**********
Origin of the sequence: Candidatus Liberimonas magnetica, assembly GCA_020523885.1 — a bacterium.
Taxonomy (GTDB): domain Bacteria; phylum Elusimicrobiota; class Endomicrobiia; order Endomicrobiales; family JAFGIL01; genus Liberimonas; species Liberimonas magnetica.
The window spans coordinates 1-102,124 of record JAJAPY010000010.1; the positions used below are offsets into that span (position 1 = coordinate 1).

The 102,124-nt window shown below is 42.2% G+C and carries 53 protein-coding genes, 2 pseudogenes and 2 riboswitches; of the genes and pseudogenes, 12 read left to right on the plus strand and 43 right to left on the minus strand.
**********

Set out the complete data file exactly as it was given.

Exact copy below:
Origin of the sequence: Candidatus Liberimonas magnetica, assembly GCA_020523885.1 — a bacterium.
Taxonomy (GTDB): domain Bacteria; phylum Elusimicrobiota; class Endomicrobiia; order Endomicrobiales; family JAFGIL01; genus Liberimonas; species Liberimonas magnetica.
The window spans coordinates 1-102,124 of record JAJAPY010000010.1; the positions used below are offsets into that span (position 1 = coordinate 1).

The 102,124-nt window shown below is 42.2% G+C and carries 53 protein-coding genes, 2 pseudogenes and 2 riboswitches; of the genes and pseudogenes, 12 read left to right on the plus strand and 43 right to left on the minus strand.